Sunday, August 29, 2010
Specific Recommendations For The Bourbon Beginner.
A few weeks ago I posted here some "Advice For The Bourbon Beginner." It attracted many good comments, so be sure to read them if you go back and check it out.
As for the advice itself I see now what was missing; specific suggestions about what to drink. A correction follows. I'll also explain why each recommendation is on the list in terms of what it can teach you.
It's a question I'm often asked, what product do I recommend for the bourbon beginner? I usually suggest Maker's Mark, so let's begin there.
Maker's Mark. A litmus test, really, because if Maker's Mark is too much for you -- "too strong" -- then it is likely bourbon whiskey will never be your drink. Arguably, wheated bourbon is bourbon for people who don't like bourbon, assuming that the characteristic they don't like is the sharpness and heat that is typical of rye-recipe bourbon. It also has the advantage of being in most bars so you don't have to buy a whole bottle to take the test.
Evan Williams Single Barrel Vintage (any year). I have argued that older bourbons aren't necessarily better than younger ones, just different, but I have to concede that most experienced drinkers prefer the older to the younger style, myself included. While the single barrel and vintage things are fun, the best part of Evan Williams Single Barrel Vintage is that it is simply the best whiskey Heaven Hill makes in any given year and Heaven Hill makes a lot of whiskey. For Heaven Hill, at least, the perfect age appears to be nine years, though in fairness barrels for this product are usually pulled from parts of the warehouse that age the whiskey most aggressively.
Jim Beam Black. Similarly, this is the easiest of the Beam company's bourbons to love. It's old enough that the foxy yeast notes of the younger Beams have mellowed and nothing stands in the way of all the caramel and vanilla the spirit has absorbed from the barrel. Booker Noe always said the standard Beam mash bill is 15 percent rye but the company says the mash bill is a secret. (Booker did whisper it in my ear the first time.) Based purely on the taste you would think it contains less. Beam's Knob Creek, for a little more money, has a little more edge but is also easy to like. Try them both to see how different two whiskeys from the same producer that are very similar on paper can taste.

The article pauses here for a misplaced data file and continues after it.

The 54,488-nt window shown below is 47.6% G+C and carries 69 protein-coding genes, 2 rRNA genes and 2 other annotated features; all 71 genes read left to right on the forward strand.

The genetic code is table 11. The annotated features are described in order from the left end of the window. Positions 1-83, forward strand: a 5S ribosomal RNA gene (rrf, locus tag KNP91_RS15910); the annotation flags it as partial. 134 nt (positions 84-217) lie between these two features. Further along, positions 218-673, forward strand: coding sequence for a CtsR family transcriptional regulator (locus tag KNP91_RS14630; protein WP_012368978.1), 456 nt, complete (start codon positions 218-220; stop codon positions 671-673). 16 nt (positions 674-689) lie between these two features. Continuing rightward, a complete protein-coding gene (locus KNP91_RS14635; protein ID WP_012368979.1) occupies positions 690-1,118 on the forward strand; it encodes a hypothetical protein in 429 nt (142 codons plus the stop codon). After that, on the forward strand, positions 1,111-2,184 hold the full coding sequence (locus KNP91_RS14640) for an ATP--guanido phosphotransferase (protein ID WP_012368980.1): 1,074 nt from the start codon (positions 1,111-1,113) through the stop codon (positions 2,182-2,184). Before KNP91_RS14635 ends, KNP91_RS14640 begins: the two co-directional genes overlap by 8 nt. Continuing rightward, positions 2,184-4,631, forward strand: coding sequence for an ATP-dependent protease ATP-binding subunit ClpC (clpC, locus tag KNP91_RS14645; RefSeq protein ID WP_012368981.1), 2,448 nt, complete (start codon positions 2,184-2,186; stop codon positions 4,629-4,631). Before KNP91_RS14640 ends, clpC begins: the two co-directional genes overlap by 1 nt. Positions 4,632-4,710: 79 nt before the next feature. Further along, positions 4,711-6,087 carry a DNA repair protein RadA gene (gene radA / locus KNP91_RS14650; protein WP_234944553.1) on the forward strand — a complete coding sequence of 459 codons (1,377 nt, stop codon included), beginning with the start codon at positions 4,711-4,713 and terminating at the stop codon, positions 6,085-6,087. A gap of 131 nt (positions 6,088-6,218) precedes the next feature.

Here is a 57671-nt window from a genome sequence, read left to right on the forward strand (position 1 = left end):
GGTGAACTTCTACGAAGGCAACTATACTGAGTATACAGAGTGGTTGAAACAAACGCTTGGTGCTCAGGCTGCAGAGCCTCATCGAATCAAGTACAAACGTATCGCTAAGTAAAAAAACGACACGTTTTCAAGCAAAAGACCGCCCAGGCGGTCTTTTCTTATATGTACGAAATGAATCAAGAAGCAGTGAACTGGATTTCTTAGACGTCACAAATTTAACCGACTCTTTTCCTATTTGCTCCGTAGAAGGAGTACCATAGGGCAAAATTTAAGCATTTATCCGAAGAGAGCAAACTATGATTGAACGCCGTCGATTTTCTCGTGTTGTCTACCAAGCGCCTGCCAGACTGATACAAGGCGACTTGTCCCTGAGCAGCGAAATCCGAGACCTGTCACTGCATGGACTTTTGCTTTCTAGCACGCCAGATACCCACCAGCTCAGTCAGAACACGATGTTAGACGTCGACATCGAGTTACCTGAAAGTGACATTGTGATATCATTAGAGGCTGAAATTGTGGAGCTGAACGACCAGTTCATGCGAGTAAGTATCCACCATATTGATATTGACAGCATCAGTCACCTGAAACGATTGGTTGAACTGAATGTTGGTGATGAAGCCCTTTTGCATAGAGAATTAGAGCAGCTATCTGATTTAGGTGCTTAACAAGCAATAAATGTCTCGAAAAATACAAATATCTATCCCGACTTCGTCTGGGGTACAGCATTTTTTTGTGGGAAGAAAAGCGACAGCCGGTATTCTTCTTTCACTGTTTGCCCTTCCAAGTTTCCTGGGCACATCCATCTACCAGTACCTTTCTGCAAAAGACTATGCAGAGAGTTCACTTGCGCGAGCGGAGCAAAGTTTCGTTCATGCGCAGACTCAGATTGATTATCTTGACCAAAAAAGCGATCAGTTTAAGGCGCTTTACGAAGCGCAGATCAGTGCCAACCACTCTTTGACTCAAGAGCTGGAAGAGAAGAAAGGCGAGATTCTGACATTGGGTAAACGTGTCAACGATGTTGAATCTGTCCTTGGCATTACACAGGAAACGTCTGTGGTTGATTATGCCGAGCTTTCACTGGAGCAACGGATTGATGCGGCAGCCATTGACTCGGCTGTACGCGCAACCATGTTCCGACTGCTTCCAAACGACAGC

Wild Turkey 101. The idea here is to take it up a notch. Many bourbon drinkers and all loyal Wild Turkey 101 drinkers believe bourbon should burn a little going down. Not a lot, but it's like a scotch drinker who believes scotch has to have at least a little bit of peat. Also, while many bourbon brands talk about making bourbon 'the old-fashioned way,' in terms of its overall style Wild Turkey most nearly does. If 50.5% alcohol is too much for you feel free to add water (to all of the above as well) but stay away from the 40% alcohol (80 proof) bottling.
Old Forester Signature. Although Wild Turkey is made very traditionally, the brand is only 70 years old, has had several owners, and has only been made exclusively at its present distillery for about 40 years. Old Forester, on the other hand, is 140 years old and has had only one owner (Brown-Forman), though it did switch distilleries about 30 years ago. Although Old Forester is a bargain today, it really represents what a finer bourbon tasted like back before today's super-premiums existed. It is simply a very good, solid, reliable, traditional bourbon. Unlike with Turkey, here I don't object if you'd rather try the 43% alcohol expression instead of the 50%.
After the above I suggest you dabble in some extra age, perhaps with Weller 12 or Elijah Craig 12, and try a straight rye like Jim Beam Rye, Wild Turkey Rye, or Rittenhouse Rye. This would be a good time to add a Tennessee whiskey to the collection, Dickel 12 or Jack Daniel's Single Barrel, though if you've never had it you really should try Jack Daniel's No. 7, since it is the most popular whiskey in the world.
That should hold you for now.